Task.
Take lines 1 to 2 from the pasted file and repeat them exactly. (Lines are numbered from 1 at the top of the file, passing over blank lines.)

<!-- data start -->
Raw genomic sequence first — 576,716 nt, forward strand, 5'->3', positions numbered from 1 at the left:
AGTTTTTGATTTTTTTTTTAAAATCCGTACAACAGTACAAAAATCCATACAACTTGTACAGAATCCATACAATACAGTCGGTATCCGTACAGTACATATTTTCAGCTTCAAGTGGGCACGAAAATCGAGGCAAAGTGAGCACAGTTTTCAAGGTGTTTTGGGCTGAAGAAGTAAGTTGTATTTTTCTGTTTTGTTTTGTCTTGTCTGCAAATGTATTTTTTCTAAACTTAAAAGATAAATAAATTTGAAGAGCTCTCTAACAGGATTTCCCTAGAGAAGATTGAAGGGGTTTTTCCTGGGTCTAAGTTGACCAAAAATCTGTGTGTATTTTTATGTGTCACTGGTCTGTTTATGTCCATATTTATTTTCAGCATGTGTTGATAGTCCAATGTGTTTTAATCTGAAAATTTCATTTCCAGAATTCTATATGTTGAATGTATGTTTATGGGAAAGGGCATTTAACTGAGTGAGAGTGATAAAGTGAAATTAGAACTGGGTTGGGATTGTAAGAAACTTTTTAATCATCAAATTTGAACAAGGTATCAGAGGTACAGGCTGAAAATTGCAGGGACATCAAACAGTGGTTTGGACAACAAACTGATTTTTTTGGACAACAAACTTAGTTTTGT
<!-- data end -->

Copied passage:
Raw genomic sequence first — 576,716 nt, forward strand, 5'->3', positions numbered from 1 at the left:
AGTTTTTGATTTTTTTTTTAAAATCCGTACAACAGTACAAAAATCCATACAACTTGTACAGAATCCATACAATACAGTCGGTATCCGTACAGTACATATTTTCAGCTTCAAGTGGGCACGAAAATCGAGGCAAAGTGAGCACAGTTTTCAAGGTGTTTTGGGCTGAAGAAGTAAGTTGTATTTTTCTGTTTTGTTTTGTCTTGTCTGCAAATGTATTTTTTCTAAACTTAAAAGATAAATAAATTTGAAGAGCTCTCTAACAGGATTTCCCTAGAGAAGATTGAAGGGGTTTTTCCTGGGTCTAAGTTGACCAAAAATCTGTGTGTATTTTTATGTGTCACTGGTCTGTTTATGTCCATATTTATTTTCAGCATGTGTTGATAGTCCAATGTGTTTTAATCTGAAAATTTCATTTCCAGAATTCTATATGTTGAATGTATGTTTATGGGAAAGGGCATTTAACTGAGTGAGAGTGATAAAGTGAAATTAGAACTGGGTTGGGATTGTAAGAAACTTTTTAATCATCAAATTTGAACAAGGTATCAGAGGTACAGGCTGAAAATTGCAGGGACATCAAACAGTGGTTTGGACAACAAACTGATTTTTTTGGACAACAAACTTAGTTTTGT